Ol’ Pythagoras Has Done it Again
I’ve collected every game for every Cardinal team since 1969- the last 50 years. We can determine their monthly runs scored, runs allowed, pythagorean record, and compare that to their actual record. The more negative the gap, the more they underperformed their pythagorean record.
May 2019 has been the 18th worst month in the sample out of 318 months, with the team underperforming their pythagorean record by 2.56 wins. Their pythagorean record says they should have 10.56 wins this month, but they’re 8-18.
Of course, even if they performed to their pythagorean record this month, they’d have 10 or 11 wins. That’s an atrocious month. Bad luck or otherwise, there’s no sugarcoating that they’ve been bad. We’re simply parsing the degrees of bad.
The Cardinals have lost seven consecutive one-run games in May. You have to go back to July 1970 to find that many one-run losses and zero victories in the same month.
One-run wins and losses are an efficient way to cause a gap with your pythagorean record. That’s all well and good, except one-run results border on random. They aren’t totally random- a few aspects of a team can help sway their record one way or the other in one-run games- but reliability of the effect is volatile. For instance, a good bullpen fWAR can help a team win one-run games. The Cardinals May bullpen fWAR through Wednesday is 0.5, which is 13th in baseball. The raw performance of the bullpen hasn’t been the culprit.
Simply playing close games at home instead of the road gives teams an edge in one-run games. Clutch performance is another factor (FanGraphs’ Clutch rating). From the FanGraphs page:
In the words of David Appelman, this calculation measures, “…how much better or worse a player does in high leverage situations than he would have done in a context neutral environment.”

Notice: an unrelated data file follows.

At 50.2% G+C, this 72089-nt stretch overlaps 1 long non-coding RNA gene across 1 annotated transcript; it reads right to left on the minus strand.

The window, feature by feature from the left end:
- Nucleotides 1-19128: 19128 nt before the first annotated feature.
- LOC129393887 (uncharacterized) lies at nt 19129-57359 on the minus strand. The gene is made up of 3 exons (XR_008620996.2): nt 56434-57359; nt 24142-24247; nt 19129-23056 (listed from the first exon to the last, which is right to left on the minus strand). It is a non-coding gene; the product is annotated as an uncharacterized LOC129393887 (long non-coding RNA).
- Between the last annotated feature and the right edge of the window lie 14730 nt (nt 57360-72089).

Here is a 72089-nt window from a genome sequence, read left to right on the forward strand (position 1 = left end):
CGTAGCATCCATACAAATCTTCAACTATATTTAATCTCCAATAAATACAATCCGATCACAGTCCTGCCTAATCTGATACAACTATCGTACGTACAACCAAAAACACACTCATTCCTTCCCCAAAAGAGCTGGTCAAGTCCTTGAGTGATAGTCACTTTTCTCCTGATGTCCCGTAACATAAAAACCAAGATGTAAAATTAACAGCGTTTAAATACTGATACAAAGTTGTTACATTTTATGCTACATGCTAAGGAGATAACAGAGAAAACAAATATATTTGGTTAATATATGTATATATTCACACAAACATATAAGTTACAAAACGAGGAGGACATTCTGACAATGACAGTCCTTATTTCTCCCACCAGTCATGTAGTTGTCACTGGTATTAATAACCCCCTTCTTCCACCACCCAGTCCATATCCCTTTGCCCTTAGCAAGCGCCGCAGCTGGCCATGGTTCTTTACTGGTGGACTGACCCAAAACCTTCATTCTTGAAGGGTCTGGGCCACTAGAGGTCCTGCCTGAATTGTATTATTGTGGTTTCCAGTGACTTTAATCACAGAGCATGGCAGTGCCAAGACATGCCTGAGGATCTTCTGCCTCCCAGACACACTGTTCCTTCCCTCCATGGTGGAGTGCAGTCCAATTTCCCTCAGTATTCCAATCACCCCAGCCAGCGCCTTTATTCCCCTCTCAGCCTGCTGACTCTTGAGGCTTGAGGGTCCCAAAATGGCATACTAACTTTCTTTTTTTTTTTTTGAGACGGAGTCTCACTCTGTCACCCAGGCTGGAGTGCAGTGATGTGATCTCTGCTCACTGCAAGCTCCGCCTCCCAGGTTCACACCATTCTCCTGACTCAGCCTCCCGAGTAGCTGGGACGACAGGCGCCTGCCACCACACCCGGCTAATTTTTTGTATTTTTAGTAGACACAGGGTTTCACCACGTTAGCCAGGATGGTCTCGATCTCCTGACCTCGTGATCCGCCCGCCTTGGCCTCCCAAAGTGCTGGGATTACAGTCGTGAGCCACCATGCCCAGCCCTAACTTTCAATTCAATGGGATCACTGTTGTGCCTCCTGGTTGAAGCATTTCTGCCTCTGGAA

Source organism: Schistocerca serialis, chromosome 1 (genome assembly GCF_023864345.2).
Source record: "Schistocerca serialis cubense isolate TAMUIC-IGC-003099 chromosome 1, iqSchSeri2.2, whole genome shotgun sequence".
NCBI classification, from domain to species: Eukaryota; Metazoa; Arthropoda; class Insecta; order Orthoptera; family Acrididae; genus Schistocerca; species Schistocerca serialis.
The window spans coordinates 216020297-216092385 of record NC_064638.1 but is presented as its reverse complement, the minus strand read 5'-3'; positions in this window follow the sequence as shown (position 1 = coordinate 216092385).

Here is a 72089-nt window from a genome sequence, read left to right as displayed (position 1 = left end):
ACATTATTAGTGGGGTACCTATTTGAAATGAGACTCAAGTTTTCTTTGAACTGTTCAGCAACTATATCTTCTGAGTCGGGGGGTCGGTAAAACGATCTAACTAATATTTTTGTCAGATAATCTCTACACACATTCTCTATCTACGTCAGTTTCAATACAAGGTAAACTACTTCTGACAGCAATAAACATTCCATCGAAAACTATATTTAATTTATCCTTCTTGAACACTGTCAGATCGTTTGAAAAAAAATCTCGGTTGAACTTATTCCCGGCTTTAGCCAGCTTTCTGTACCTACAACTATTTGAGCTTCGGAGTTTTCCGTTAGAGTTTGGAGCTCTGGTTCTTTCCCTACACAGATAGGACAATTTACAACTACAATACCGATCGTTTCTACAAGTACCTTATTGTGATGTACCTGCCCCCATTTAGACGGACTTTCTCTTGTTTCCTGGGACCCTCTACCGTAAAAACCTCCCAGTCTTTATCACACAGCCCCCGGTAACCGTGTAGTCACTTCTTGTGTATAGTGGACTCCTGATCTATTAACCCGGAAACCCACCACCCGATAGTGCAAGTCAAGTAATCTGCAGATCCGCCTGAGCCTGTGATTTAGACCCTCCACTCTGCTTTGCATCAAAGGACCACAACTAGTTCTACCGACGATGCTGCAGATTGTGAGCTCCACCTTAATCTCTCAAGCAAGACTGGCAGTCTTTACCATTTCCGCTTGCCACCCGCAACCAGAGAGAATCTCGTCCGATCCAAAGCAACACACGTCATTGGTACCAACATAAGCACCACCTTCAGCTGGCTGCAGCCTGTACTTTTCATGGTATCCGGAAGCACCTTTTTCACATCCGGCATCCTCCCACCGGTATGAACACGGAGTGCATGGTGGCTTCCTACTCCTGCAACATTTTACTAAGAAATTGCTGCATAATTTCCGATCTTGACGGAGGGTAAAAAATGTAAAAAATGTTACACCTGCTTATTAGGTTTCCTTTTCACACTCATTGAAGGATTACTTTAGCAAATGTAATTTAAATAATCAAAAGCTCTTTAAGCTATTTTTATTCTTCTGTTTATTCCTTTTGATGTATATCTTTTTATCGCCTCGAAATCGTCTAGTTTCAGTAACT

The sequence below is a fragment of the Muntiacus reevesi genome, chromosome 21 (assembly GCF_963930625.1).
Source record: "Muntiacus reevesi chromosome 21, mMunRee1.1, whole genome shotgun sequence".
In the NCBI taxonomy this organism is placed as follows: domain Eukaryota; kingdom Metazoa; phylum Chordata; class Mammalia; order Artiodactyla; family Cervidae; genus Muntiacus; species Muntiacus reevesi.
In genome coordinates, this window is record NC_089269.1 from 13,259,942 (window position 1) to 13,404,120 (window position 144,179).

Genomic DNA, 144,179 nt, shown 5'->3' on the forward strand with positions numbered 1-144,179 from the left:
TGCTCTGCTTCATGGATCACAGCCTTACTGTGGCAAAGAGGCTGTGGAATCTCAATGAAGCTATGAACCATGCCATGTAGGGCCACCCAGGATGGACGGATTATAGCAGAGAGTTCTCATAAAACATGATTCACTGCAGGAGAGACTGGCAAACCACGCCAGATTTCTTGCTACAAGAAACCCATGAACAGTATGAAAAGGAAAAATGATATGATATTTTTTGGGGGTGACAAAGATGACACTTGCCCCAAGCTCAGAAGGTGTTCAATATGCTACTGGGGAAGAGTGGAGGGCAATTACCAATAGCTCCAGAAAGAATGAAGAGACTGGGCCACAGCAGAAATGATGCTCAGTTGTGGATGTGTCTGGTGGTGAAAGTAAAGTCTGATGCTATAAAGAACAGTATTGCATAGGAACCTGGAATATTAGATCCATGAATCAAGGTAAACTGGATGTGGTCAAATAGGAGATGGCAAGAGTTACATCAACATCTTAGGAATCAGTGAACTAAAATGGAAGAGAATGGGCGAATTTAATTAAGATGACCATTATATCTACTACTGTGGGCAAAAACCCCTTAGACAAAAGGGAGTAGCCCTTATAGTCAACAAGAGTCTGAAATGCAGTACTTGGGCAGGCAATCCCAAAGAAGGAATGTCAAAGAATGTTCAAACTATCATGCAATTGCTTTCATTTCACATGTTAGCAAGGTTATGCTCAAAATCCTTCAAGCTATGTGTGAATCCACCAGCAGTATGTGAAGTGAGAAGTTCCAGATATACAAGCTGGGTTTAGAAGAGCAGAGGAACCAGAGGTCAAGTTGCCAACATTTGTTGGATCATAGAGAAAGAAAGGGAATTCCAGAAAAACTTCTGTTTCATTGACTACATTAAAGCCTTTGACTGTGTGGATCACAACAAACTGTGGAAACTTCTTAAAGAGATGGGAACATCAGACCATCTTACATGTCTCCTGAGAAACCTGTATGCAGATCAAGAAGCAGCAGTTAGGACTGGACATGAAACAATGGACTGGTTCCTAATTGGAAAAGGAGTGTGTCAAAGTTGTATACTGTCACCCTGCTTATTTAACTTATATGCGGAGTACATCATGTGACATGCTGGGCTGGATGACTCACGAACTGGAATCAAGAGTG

Even taking all of that into account, you should expect a team’s record in one-run games to be close to their pythagorean record, and the Cardinals aren’t even close in May. You’d normally expect anywhere from 2 to 5 wins in those seven one-run games. Not zero.
The Worst Performances in the Biggest Moments
Let’s dig a little deeper on Clutch. Their Clutch score at the plate in May is -1.05. That’s 23rd in baseball, which isn’t great but could be much worse. The bigger problem is that the pitching staff’s Clutch score, -3.87 through Wednesday, is the worst in baseball in May. That doesn’t even do it justice. Here are the ten worst individual months for team pitching staffs since 1989.
Worst Individual Months, Team Clutch
Performing historically awful in the game’s highest leverage moments is an efficient way to lose close games in bunches, and undershoot your pythagorean record by proxy. Even more maddening, their May FIP-minus is better than league average. It’s the third best FIP-minus on that list. They’re pitching well enough... except at the worst possible moments.
The good news is that most of this voodoo isn’t sustainable. They’ll win a one-run game at some point. Maybe two! The clutchiness of the pitching staff should even out, and it’s increasingly likely that said pitching staff will not include Michael Wacha. If the lineup can hit more like it did for most of May and less like it did Tuesday and Wednesday, the production will return. That’s the good news.
The bad news, as if you need it in this hellish month of baseball, is that the ghastly month has already done the damage. Their playoff odds have collapsed to 28.6% after cresting on May 1st at 67.8%. Playing better over the summer isn’t a magic wand that converts May losses into wins. At this point, we’re all reduced to hope that whatever correction is coming will happen soon enough to rescue their playoff hopes.